University Of Utah fraternity Says It Wants To Help Curb Sexual Assault

Few fraternities are known for helping prevent sexual assault.

According to the Salt Lake Tribune, a University of Utah chapter is hoping to buck that trend, and it just won $3,200 to dedicate to the effort.

Beta Theta Pi recently received the grant to put toward its campaign against rape on campus and in Salt Lake City.  The Robin McGraw Revelation Foundation, Students of the World and Pivot Television awarded the money to the chapter.

“Unfortunately, it is an issue that happens on our campus.” said Mitchell Cox, president of the University of Utah chapter and a psychology major graduating in December. “Men have to be the ones to step up and stop it.”

Tiffany Thorne, the director of SlutWalk SLC, agrees.

“You guys have a really important and huge task on campus,” she said in a panel on sexual assault hosted by the fraternity Thursday. And it starts, Thorne said, with the guys rethinking how they use the word “rape” in casual conversation.

When Thorne admonishes men, saying “No, you didn’t just get ‘raped’ in that video game,” she said, it has little effect. “But if I have a male friend stepping in and saying, ‘You can’t do that. That’s not cool,’ ” she said, “it immediately shuts down.”

Five of the sexual assaults reported 2013 at the university took place in on-campus housing, the most recent crime report shows. Six more occurred either on campus or on “public property.”

Cox and other chapter leaders started working with Salt Lake City’s Rape Recovery Center about a year ago, when a Beta alum suggested they focus their philanthropic efforts there.

In years past, much talk of preventing rape has focused on what women should do — watching how much they drink or avoiding attending parties alone, for example.

Cox says he and his fraternity brothers are trying to get the word out that it’s up to men to curb sexual assault. Their message echoes a national chorus from a White House task force: If she doesn’t consent, or if she’s too drunk to consent, it’s rape. If you think someone is in danger of being assaulted, step in.

University of Utah President David Pershing says he tells students to look out for one another.

“The big thing I say to every student I talk to is: Go to parties with a friend. Do not leave your friend at a party,” he said recently.

In talking with men on campus, “I say, watch what your friends are doing.”

Holly Mullen, executive director of the Rape Recovery Center, praises the Betas’ effort.

“I think they’re trying to be proactive about some of this stuff and get ahead of it before it becomes a problem,” she said. “We have to just keep sending this message out: It has to be enthusiastic consent.”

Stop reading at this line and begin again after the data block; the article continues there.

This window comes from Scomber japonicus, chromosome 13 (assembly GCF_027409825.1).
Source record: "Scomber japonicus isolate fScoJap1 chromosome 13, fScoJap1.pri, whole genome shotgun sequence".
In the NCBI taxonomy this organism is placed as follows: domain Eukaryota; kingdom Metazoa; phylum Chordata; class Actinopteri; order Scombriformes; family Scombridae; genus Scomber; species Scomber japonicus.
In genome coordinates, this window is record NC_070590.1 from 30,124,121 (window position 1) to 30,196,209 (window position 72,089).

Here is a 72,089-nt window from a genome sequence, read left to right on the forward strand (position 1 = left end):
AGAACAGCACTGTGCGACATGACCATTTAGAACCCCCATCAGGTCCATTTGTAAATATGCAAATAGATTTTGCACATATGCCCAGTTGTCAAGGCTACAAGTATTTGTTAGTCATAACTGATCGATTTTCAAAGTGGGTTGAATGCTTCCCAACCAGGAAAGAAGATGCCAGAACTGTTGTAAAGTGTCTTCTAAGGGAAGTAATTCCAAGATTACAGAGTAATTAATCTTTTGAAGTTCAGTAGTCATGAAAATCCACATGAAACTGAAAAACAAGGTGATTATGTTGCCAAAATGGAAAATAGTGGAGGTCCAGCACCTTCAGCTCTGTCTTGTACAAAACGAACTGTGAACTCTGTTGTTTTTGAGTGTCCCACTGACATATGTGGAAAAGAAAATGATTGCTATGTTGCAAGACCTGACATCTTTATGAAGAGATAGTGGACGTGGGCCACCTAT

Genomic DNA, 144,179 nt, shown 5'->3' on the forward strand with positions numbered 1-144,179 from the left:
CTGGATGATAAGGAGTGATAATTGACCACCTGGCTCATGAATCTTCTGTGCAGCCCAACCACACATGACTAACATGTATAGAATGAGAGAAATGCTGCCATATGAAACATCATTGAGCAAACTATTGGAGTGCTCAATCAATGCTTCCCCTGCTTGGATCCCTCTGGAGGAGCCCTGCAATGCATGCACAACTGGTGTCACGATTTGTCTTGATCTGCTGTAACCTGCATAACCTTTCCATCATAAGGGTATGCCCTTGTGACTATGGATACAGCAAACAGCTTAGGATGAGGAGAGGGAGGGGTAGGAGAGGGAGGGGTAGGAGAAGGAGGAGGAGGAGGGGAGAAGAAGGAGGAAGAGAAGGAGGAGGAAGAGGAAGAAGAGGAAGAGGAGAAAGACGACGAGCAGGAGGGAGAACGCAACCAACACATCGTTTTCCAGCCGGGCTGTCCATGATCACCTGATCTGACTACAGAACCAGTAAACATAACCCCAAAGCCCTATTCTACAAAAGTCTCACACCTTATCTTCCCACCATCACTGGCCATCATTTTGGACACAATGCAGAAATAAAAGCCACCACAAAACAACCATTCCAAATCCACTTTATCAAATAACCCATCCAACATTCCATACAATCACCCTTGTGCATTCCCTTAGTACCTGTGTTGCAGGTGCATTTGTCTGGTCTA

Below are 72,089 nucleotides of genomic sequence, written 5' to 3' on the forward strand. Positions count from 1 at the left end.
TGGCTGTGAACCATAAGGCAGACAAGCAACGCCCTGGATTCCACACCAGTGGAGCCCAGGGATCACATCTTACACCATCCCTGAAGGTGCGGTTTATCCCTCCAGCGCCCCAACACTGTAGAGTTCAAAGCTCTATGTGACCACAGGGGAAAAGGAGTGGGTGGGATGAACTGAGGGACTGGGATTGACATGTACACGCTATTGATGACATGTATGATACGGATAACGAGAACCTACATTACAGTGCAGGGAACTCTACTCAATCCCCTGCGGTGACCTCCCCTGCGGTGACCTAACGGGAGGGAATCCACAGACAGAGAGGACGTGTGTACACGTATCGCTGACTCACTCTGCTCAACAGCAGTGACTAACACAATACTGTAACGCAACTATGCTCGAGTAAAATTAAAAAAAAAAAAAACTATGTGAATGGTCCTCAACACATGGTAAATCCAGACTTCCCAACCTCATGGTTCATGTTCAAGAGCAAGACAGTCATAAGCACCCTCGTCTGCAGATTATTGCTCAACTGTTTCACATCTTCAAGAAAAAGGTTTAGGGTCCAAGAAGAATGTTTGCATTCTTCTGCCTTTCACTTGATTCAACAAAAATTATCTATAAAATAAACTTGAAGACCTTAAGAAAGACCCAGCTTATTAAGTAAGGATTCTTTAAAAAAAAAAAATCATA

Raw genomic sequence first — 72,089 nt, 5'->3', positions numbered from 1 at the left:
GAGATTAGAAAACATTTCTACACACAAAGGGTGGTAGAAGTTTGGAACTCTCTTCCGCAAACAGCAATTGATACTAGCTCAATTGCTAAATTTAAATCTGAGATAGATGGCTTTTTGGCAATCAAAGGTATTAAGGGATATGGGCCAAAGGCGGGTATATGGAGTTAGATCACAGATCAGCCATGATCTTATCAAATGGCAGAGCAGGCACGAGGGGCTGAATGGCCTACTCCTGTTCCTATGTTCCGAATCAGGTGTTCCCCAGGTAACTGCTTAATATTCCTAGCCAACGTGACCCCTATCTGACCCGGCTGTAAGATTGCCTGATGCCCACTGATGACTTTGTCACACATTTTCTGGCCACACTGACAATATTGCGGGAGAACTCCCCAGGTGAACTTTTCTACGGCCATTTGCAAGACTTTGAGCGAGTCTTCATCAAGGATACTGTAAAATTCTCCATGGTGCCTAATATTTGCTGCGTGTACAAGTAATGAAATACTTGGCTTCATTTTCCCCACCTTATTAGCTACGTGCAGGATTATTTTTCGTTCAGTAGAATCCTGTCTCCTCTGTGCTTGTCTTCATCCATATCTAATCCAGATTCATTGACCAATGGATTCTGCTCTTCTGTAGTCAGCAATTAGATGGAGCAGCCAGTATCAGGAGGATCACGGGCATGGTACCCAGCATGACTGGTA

California ‘Yes Means Yes’ Law

Calif. Colleges

At the end of September, California passed legislation defining when “yes means yes” on college campuses that covers sexual consent and domestic violence.  The state Senate unanimously approved the legislation and Gov. Jerry Brown announced that he had signed the bill.

The law requires colleges that receive state funding to have policies covering more than a dozen situations that can arise in sexual assault or domestic violence cases, from protecting privacy to training campus officials and providing counseling for victims.

“Lack of protest or resistance does not mean consent,” the law states, “nor does silence mean consent. Affirmative consent must be ongoing throughout a sexual activity and can be revoked at any time.”

Rather than using the refrain “no means no,” the definition of consent under the bill requires “an affirmative, unambiguous and conscious decision” by each party to engage in sexual activity.

The proposal requires all colleges taking student financial aid funding from the state to agree that in investigations of campus sexual assaults, silence or lack of resistance does not imply a green light for sex, and that drunkenness is not an acceptable defense, the San Jose Mercury-News reported earlier in August.

“With this measure, we will lead the nation in bringing standards and protocols across the board so we can create an environment that’s healthy, that’s conducive for all students, not just for women, but for young men as well too, so young men can develop healthy patterns and boundaries as they age with the opposite sex,” said Sen. Kevin de Leon of Los Angeles, who pushed for the legislation.

There were differing opinions.  “It is tragically clear that this campus rape crusade bill presumes the veracity of accusers (a.k.a. ‘survivors’) and likewise presumes the guilt of accused (virtually all men). This is nice for the accusers – both false accusers as well as true accusers — but what about the due process rights of the accused?,” wrote Gordon Finley, professor emeritus of psychology at Florida International University.

Advocates for victims of sexual assault supported the change as providing consistency across campuses and challenge the notion that victims must have resisted assault in order to have valid complaints.

“It does change the cultural perception of what rape is,” Sofie Karasek, an activist who sought changes in how the University of California-Berkeley handles such cases, told the Mecury-News. “There’s this pervasive idea that if it’s not super violent then it doesn’t really count.”

The California State University and University of California systems supported the legislation after adopting similar consent standards this year.  The law also requires colleges and universities to adopt “victim-centered” sexual-assault response policies and implement comprehensive programs to prevent assault.

“If the governor signs it, this will lead the entire country, the nation,” de Leon said, prior to the signing of the bill.  “It’s very difficult to say no when you’re inebriated or someone slips something into your drink.”